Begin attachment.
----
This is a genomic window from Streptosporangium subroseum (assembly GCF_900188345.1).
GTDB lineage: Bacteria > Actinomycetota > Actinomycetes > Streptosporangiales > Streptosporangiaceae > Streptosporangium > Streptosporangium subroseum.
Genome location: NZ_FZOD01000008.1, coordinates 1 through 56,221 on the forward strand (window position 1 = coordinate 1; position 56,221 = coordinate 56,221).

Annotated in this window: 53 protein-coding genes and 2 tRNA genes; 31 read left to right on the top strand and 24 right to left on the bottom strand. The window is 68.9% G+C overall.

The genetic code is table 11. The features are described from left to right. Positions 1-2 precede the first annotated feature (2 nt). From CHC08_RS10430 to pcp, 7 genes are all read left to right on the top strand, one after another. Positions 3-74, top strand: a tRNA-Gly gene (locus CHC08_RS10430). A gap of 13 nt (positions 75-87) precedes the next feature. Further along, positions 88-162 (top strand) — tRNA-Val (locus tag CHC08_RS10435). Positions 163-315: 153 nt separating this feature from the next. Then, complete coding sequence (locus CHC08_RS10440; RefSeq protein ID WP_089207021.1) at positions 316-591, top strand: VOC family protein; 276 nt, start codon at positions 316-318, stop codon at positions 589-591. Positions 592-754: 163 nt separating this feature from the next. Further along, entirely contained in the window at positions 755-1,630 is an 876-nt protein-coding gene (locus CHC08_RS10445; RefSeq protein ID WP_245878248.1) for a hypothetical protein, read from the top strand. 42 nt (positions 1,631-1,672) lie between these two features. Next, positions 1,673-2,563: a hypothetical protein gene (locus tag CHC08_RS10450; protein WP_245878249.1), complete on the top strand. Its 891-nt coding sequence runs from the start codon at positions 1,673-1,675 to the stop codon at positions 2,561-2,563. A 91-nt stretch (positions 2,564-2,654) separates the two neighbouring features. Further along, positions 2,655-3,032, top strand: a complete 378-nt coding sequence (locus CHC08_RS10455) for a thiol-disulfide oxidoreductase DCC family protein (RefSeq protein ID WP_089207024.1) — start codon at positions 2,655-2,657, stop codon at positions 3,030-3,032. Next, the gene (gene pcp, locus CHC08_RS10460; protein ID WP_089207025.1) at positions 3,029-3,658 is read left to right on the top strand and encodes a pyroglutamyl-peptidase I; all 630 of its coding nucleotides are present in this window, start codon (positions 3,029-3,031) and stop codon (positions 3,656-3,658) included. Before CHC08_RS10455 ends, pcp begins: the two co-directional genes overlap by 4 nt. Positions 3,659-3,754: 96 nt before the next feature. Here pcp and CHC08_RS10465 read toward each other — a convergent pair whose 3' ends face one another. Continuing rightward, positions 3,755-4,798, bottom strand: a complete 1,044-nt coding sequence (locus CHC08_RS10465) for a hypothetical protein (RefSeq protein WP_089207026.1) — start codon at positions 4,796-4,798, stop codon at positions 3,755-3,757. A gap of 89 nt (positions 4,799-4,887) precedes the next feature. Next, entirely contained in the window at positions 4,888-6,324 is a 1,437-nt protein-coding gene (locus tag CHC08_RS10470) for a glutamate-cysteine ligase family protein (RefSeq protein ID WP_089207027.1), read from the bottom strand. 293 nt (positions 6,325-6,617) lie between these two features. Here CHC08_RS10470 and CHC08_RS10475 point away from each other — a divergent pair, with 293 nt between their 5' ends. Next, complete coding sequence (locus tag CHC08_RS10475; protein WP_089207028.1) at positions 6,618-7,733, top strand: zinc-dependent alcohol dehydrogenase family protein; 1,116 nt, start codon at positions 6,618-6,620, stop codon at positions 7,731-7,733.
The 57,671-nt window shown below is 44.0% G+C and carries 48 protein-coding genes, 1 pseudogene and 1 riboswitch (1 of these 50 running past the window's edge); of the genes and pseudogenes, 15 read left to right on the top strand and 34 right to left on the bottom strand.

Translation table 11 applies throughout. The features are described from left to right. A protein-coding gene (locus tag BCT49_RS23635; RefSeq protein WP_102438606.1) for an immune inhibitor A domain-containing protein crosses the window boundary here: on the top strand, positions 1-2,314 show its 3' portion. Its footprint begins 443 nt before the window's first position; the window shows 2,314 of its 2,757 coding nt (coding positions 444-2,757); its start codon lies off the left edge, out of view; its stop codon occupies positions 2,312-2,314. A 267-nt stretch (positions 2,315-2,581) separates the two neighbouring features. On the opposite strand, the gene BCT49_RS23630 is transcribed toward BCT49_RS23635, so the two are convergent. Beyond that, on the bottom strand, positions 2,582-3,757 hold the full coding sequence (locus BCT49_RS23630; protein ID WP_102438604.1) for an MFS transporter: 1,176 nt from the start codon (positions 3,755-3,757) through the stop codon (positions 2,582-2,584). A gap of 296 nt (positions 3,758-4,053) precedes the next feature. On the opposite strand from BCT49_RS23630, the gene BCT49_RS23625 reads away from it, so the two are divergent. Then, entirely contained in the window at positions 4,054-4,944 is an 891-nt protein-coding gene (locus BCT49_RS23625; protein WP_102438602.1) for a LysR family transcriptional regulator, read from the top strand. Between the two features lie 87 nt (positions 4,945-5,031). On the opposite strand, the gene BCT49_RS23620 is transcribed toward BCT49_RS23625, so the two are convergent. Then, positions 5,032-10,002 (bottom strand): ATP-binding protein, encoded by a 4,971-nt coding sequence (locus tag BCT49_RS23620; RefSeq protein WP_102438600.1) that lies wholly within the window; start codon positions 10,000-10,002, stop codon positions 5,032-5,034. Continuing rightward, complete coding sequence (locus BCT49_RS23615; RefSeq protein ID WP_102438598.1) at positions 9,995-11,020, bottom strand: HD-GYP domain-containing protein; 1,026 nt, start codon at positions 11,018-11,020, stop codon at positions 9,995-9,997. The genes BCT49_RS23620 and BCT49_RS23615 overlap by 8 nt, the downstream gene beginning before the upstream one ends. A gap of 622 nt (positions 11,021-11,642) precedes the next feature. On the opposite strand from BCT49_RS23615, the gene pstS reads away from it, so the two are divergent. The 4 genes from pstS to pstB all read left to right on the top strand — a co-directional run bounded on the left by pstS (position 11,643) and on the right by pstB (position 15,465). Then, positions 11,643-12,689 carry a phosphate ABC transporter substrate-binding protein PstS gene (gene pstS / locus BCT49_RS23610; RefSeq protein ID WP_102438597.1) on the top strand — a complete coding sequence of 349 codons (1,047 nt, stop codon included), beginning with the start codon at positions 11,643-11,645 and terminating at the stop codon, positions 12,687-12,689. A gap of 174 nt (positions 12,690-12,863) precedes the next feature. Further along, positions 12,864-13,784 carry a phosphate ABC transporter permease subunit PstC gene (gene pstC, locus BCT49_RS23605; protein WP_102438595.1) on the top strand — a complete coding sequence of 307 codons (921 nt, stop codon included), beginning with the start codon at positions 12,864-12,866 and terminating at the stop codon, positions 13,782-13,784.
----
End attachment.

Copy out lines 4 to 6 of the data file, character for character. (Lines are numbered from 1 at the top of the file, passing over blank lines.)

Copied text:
Annotated in this window: 53 protein-coding genes and 2 tRNA genes; 31 read left to right on the top strand and 24 right to left on the bottom strand. The window is 68.9% G+C overall.

The genetic code is table 11. The features are described from left to right. Positions 1-2 precede the first annotated feature (2 nt). From CHC08_RS10430 to pcp, 7 genes are all read left to right on the top strand, one after another. Positions 3-74, top strand: a tRNA-Gly gene (locus CHC08_RS10430). A gap of 13 nt (positions 75-87) precedes the next feature. Further along, positions 88-162 (top strand) — tRNA-Val (locus tag CHC08_RS10435). Positions 163-315: 153 nt separating this feature from the next. Then, complete coding sequence (locus CHC08_RS10440; RefSeq protein ID WP_089207021.1) at positions 316-591, top strand: VOC family protein; 276 nt, start codon at positions 316-318, stop codon at positions 589-591. Positions 592-754: 163 nt separating this feature from the next. Further along, entirely contained in the window at positions 755-1,630 is an 876-nt protein-coding gene (locus CHC08_RS10445; RefSeq protein ID WP_245878248.1) for a hypothetical protein, read from the top strand. 42 nt (positions 1,631-1,672) lie between these two features. Next, positions 1,673-2,563: a hypothetical protein gene (locus tag CHC08_RS10450; protein WP_245878249.1), complete on the top strand. Its 891-nt coding sequence runs from the start codon at positions 1,673-1,675 to the stop codon at positions 2,561-2,563. A 91-nt stretch (positions 2,564-2,654) separates the two neighbouring features. Further along, positions 2,655-3,032, top strand: a complete 378-nt coding sequence (locus CHC08_RS10455) for a thiol-disulfide oxidoreductase DCC family protein (RefSeq protein ID WP_089207024.1) — start codon at positions 2,655-2,657, stop codon at positions 3,030-3,032. Next, the gene (gene pcp, locus CHC08_RS10460; protein ID WP_089207025.1) at positions 3,029-3,658 is read left to right on the top strand and encodes a pyroglutamyl-peptidase I; all 630 of its coding nucleotides are present in this window, start codon (positions 3,029-3,031) and stop codon (positions 3,656-3,658) included. Before CHC08_RS10455 ends, pcp begins: the two co-directional genes overlap by 4 nt. Positions 3,659-3,754: 96 nt before the next feature. Here pcp and CHC08_RS10465 read toward each other — a convergent pair whose 3' ends face one another. Continuing rightward, positions 3,755-4,798, bottom strand: a complete 1,044-nt coding sequence (locus CHC08_RS10465) for a hypothetical protein (RefSeq protein WP_089207026.1) — start codon at positions 4,796-4,798, stop codon at positions 3,755-3,757. A gap of 89 nt (positions 4,799-4,887) precedes the next feature. Next, entirely contained in the window at positions 4,888-6,324 is a 1,437-nt protein-coding gene (locus tag CHC08_RS10470) for a glutamate-cysteine ligase family protein (RefSeq protein ID WP_089207027.1), read from the bottom strand. 293 nt (positions 6,325-6,617) lie between these two features. Here CHC08_RS10470 and CHC08_RS10475 point away from each other — a divergent pair, with 293 nt between their 5' ends. Next, complete coding sequence (locus tag CHC08_RS10475; protein WP_089207028.1) at positions 6,618-7,733, top strand: zinc-dependent alcohol dehydrogenase family protein; 1,116 nt, start codon at positions 6,618-6,620, stop codon at positions 7,731-7,733.
The 57,671-nt window shown below is 44.0% G+C and carries 48 protein-coding genes, 1 pseudogene and 1 riboswitch (1 of these 50 running past the window's edge); of the genes and pseudogenes, 15 read left to right on the top strand and 34 right to left on the bottom strand.